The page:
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Matt Trueman: C Venues isn’t just a villain of the fringe – it’s also a victim

The Royal Mile during Edinburgh Fringe. Photo: shutterstock The Royal Mile during Edinburgh Fringe. Photo: shutterstock
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Allow me, momentarily, to hold a candle for C Venues. Last week, the Scotsman revealed that the Edinburgh Festival Fringe operator had been kicked out of its original home after 20 years – reportedly on account of exploitative employment practices.

Instead, Edinburgh University’s Adam House, long a hub for student shows, amateur companies and youth theatre groups, will fall under the auspices of the Gilded Balloon group.

It’s a strong stand (though a chance to raise rents) but it’s still a shame. There’s no defending C Venues’ track record as an employer, but we should lament the loss of a space that put amateur theatre at the heart of the fringe.

To be clear: C Venues deserves its come-uppance. According to the Fair Fringe campaign’s testimonials, some venue staff were paid less than £1 an hour and put up in sub-par accommodation – four to a room, 12 to a flat. Lyn Gardner has flagged the difference in artists choosing to work on the cheap – self-exploiting on their own terms – and technicians, venue managers, front of house and bar staff doing the same but faced with fixed shifts and set tasks. She’s right.

C Venues loses home amid row over Edinburgh Fringe working conditions

But C Venues is not just a villain of the Edinburgh Fringe. It is also a victim of it. Essentially, it always paid its staff in-kind: putting them up and providing a venue pass (free tickets) in exchange for labour. That offer was once viable. It no longer is. As prices have soared – rents, tickets and living costs – such in-kind exchanges haven’t kept pace. How could they? The accommodation has become worse, the number of shifts has gone up and expenses far outweigh the meagre monthly fee.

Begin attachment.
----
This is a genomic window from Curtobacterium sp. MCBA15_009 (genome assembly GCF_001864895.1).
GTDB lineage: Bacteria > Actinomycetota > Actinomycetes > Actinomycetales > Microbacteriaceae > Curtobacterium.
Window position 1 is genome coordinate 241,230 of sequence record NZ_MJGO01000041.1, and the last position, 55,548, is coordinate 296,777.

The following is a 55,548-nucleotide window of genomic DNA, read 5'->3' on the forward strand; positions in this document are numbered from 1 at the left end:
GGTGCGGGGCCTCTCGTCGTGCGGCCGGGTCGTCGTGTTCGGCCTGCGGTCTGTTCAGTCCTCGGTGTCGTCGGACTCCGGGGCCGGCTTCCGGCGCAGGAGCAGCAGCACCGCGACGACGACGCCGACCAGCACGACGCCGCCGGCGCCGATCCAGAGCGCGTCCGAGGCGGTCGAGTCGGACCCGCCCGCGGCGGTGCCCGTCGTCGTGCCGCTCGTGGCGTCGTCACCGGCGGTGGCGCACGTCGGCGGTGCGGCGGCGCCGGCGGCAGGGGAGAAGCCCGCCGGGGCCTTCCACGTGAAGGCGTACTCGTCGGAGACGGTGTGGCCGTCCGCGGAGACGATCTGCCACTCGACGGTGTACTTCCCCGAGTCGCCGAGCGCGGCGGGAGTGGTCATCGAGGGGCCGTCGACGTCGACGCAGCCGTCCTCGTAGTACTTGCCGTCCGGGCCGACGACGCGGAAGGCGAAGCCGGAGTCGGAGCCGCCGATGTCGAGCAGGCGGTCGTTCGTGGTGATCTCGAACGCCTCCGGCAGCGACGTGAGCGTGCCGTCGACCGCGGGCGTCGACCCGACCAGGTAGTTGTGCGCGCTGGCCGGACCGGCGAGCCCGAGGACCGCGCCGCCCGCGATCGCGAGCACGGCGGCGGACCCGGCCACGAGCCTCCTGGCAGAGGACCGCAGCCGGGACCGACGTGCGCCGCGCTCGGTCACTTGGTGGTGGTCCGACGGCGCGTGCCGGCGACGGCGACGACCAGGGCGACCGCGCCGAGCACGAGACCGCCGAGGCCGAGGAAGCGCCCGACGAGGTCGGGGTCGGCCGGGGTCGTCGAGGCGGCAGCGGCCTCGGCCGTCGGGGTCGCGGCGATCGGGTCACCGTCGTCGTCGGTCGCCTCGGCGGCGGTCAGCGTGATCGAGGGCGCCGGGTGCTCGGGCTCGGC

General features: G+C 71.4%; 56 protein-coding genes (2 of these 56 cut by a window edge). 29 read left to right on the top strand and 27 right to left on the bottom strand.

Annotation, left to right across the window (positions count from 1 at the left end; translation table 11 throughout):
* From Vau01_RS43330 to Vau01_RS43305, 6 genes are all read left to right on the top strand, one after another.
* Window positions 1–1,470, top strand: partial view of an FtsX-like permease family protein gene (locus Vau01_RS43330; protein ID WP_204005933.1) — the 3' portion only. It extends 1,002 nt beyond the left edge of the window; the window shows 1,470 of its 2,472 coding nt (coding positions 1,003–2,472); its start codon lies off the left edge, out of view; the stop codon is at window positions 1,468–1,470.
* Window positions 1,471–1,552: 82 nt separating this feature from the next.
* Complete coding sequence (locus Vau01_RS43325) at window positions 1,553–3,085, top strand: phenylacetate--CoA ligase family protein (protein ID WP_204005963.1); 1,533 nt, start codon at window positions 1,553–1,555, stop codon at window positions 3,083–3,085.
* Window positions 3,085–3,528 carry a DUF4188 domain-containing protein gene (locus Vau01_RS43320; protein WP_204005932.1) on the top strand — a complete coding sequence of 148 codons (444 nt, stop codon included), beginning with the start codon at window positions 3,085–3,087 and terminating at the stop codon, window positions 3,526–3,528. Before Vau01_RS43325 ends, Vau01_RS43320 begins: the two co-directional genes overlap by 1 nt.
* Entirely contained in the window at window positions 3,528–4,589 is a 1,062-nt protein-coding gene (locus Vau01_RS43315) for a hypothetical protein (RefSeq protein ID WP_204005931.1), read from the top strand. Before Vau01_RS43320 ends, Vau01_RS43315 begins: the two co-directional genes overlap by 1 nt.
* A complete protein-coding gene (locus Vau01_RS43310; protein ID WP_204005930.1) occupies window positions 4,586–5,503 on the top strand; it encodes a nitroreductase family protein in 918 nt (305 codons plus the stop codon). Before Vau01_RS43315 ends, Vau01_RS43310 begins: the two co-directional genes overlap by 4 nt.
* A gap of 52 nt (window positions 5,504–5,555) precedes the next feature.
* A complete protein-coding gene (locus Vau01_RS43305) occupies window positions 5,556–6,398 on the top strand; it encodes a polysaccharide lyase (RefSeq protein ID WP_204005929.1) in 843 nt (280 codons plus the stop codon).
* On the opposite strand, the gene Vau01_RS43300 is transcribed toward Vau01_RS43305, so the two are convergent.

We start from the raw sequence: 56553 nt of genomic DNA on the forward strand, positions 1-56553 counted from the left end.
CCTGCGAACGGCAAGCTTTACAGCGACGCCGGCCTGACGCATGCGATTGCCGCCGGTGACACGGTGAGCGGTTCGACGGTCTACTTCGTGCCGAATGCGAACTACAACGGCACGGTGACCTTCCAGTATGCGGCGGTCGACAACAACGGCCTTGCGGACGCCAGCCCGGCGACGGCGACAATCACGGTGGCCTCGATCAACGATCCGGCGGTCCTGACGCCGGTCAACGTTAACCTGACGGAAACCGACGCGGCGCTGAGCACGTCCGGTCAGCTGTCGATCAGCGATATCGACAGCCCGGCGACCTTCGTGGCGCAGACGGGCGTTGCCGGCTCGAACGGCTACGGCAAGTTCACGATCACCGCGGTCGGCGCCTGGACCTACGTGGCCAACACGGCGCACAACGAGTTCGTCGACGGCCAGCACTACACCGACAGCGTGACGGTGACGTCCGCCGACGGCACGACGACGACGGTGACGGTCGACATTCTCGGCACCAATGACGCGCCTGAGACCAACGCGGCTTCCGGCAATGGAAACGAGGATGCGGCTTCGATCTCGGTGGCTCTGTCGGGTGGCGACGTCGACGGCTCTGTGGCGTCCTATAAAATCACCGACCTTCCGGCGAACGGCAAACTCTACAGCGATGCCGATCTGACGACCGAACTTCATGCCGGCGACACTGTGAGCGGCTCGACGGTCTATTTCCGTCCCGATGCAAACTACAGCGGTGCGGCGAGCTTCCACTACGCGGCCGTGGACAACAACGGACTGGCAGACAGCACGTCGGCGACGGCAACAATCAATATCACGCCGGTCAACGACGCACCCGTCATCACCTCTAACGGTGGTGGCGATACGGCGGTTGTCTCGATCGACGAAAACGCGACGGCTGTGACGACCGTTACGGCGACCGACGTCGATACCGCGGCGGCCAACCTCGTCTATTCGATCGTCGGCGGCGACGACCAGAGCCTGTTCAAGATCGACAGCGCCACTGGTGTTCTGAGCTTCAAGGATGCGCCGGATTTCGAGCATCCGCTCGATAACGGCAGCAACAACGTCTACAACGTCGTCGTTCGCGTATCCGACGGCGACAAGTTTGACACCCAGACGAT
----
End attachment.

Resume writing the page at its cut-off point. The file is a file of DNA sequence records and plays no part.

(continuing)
Beneath the surface, C Venues is a festival of its own – a space where skint students can see one another’s shows for nothing. If other venues are outside your price range, your venue pass is your ticket to the fringe.

C’s staff and its artists get access to any empty seats across its entire programme – and there are lots. That’s what made working there a worthwhile experience (for those that could afford it). It could be eye-opening for aspiring artists.

As a student, I saw the same Johnny Woo show night after night at C – a drag lip-sync musical about Bucks Fizz. I saw the Team’s first two shows there: a splintered riff on Hamlet and an excoriation of Richard Nixon. I’d never seen anything like either before. Shunt’s Nigel Barrett and Louise Mari once told me they took a show to C for exactly that reason: to play to skint student audiences for nothing. I’ve always really loved that gesture.

Let’s not romanticise it. C had to go. Its time had come: its model is neither functional nor fair, and access as payment in kind is no longer recompense enough. Even so, its eviction is another step in the evolution of the Edinburgh Fringe – a sign of a festival shedding its accessible, amateurish skin and mutating into something ever more commercial, ever more expensive and, ironically, ever more exclusive.

Matt Trueman is a theatre critic, journalist and blogger. Read more of his columns at thestage.co.uk/author/matt-trueman

Lyn Gardner: Exploitation at Edinburgh Fringe is not just artists – it’s venue workers too

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